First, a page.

Whether these cells represent "stem cells gone bad" or cancer cells that have acquired some of the molecular machinery of stem cells to facilitate their tumor initiating capacity is a matter of some debate. Originally, it was felt that a cancer stem cell was derived from an adult stem cell that had acquired cancer causing mutations. Support for this came from two observations. One, most tumor initiating cells have been identified by cell surface markers seen in adult stem cells. Two, stem cells, unlike more differentiated cells, are long lived and therefore more likely to experience mutations over time. Although this seems a reasonable argument for adult tumors such as breast cancer, it does not seem to hold up as well in sarcoma. Most of the evidence for a tumor initiating cell in sarcoma, has come from studies in osteosarcoma and more recently Ewing’s sarcoma.10-12 Both of these are tumors of childhood and adolescence thus mitigating the long lived argument. In the case of Ewing’s sarcoma (and several other malignancies), highly tumorigenic cells have been identified by the expression of the stem cell surface marker CD133. However, the molecular function of this blood stem cell marker in Ewing’s sarcoma is unknown. Unlike almost all other cancer stem cells, no cell surface markers have been found to identify the Osteosarcoma stem cell. However two groups have identified highly tumorigenic populations in this disease using biologic functional assays. Wu et.al. found a population of cells in Osteosarcoma that formed tumors more readily in mice identified by their ability, when treated with a certain toxic dye, to actively pump this out of the cell.12 More recently, Levings et. al. identified an Osteosarcoma stem cell by its ability to activate the Oct-4 gene promoter, a function normally restricted to the most primitive embryonic stem cells. Interestingly, Oct-4 is one of a small group of genes recently shown that when inserted into a normal skin cell can convert that cell back to a primitive stem-like cell.13 They hypothesized that the tumorigenic cell of Osteosarcoma is not derived from an embryonic stem cell as might be suggested by the activation of the Oct-4 promoter, but is able to reactivate parts of the stem cell molecular machinery thus providing them with stem-like traits.11 This logic is supported by the observation that most solid tumors, to a greater or lesser degree, resemble the tissues from which they arose, and not a tissue from a disparate cell lineage as might be the case if derived from a true stem cell. For example, colon cancer tissue can be recognized as glandular tissue reminiscent of normal colonic epithelium and osteosarcoma makes disorganized bone and its unmineralized precursor, osteoid.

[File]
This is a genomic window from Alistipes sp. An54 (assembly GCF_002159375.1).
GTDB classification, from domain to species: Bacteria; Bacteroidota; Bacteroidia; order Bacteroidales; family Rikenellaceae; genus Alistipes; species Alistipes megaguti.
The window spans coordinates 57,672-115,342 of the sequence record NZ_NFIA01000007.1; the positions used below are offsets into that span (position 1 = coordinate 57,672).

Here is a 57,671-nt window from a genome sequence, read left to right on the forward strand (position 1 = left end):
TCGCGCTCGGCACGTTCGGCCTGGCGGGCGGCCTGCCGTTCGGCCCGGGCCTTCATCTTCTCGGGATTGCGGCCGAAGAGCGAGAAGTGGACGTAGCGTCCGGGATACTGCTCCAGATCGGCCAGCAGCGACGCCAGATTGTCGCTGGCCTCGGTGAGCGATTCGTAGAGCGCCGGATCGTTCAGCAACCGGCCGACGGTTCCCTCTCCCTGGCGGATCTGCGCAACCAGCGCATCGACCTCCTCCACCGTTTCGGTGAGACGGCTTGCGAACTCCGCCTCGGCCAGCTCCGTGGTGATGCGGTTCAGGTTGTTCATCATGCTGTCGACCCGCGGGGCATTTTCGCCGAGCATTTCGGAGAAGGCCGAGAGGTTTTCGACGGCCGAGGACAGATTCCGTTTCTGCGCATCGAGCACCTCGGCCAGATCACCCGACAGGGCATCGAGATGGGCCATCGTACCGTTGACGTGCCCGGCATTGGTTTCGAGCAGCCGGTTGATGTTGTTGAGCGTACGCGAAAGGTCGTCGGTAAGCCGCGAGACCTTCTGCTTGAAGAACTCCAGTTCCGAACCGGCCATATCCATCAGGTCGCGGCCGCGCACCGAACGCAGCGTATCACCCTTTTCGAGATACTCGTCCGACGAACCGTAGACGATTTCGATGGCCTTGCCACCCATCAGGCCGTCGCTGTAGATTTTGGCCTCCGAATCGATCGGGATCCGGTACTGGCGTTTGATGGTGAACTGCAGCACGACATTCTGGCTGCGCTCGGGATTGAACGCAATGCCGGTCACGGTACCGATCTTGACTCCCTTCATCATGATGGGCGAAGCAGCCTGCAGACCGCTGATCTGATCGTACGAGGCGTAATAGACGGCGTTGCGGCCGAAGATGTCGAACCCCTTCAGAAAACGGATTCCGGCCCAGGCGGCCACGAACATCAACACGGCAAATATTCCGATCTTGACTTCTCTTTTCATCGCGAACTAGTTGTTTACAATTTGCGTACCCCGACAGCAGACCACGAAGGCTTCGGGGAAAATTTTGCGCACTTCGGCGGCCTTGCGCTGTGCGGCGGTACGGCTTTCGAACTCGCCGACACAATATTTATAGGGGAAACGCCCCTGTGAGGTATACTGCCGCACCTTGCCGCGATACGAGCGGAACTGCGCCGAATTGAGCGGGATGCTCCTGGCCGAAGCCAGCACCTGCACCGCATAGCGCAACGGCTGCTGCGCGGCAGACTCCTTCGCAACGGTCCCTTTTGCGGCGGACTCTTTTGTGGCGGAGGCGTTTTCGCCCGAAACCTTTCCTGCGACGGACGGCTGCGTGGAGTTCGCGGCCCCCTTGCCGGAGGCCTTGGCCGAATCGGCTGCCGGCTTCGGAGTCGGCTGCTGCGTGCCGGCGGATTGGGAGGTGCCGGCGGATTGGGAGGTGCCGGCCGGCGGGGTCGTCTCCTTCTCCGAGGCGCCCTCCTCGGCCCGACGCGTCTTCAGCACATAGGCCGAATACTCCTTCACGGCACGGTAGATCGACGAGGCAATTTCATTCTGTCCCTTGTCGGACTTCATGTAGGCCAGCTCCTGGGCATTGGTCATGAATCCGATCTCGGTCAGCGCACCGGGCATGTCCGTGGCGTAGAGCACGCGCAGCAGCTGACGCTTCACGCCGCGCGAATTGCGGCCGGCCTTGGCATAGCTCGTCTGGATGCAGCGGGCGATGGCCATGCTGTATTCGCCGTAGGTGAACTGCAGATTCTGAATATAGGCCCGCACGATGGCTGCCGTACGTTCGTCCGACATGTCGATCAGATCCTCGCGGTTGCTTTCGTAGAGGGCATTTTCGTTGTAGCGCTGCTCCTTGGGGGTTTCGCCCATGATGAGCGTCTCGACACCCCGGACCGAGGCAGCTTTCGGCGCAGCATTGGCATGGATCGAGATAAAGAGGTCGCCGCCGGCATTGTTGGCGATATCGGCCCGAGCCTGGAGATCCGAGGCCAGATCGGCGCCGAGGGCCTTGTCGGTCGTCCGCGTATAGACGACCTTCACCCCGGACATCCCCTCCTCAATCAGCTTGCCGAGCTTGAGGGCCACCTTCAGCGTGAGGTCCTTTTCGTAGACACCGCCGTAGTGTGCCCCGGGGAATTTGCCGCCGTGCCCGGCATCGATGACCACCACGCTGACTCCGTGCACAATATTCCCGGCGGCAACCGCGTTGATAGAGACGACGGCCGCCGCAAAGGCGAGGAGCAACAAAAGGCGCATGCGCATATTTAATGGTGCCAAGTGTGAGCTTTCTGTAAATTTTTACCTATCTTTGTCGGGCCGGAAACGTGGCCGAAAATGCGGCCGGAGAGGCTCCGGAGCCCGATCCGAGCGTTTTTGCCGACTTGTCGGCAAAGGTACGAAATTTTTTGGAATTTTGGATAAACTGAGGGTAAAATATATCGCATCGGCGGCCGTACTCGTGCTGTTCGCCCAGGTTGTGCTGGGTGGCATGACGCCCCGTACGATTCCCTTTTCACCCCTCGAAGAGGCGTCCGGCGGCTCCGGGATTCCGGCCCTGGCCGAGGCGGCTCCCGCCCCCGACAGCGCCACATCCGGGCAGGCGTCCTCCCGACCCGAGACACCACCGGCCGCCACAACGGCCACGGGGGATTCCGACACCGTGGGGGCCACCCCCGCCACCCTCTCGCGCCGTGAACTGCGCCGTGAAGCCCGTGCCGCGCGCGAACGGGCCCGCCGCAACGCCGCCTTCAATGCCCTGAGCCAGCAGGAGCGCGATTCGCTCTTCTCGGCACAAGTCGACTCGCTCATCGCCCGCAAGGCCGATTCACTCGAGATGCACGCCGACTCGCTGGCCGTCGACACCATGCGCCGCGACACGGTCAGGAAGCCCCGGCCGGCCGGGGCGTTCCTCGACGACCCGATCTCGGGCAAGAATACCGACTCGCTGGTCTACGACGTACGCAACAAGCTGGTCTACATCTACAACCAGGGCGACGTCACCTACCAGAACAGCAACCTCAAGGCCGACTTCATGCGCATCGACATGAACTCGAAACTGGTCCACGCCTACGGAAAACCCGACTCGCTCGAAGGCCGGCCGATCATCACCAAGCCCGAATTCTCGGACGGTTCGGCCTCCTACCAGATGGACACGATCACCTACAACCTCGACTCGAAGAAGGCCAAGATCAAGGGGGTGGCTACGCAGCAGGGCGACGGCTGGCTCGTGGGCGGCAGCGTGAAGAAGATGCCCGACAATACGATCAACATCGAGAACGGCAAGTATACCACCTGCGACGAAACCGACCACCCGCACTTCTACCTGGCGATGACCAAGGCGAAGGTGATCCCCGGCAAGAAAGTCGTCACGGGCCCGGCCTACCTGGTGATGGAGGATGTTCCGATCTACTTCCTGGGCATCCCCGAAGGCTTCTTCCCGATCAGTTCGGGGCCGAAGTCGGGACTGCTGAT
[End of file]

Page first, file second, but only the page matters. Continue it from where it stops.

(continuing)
Regardless of whether cancer stem cells are derived from a true stem cell or have acquired the ability to reactivate primitive stem cell programs, it is becoming clearer that they likely play a critical role in the origin, propagation, and persistence of sarcomas. The existence of this subpopulation of cells may very well be responsible for the failure of current anti-sarcoma therapies. Further studies to better identify them and understand the molecular basis of their activity are needed to develop novel therapies targeted against this critical subset of cancer cells. Two such studies in Ewing’s sarcoma and Neurosarcoma are currently being funded by the Liddy Shriver Sarcoma Initiative.14,15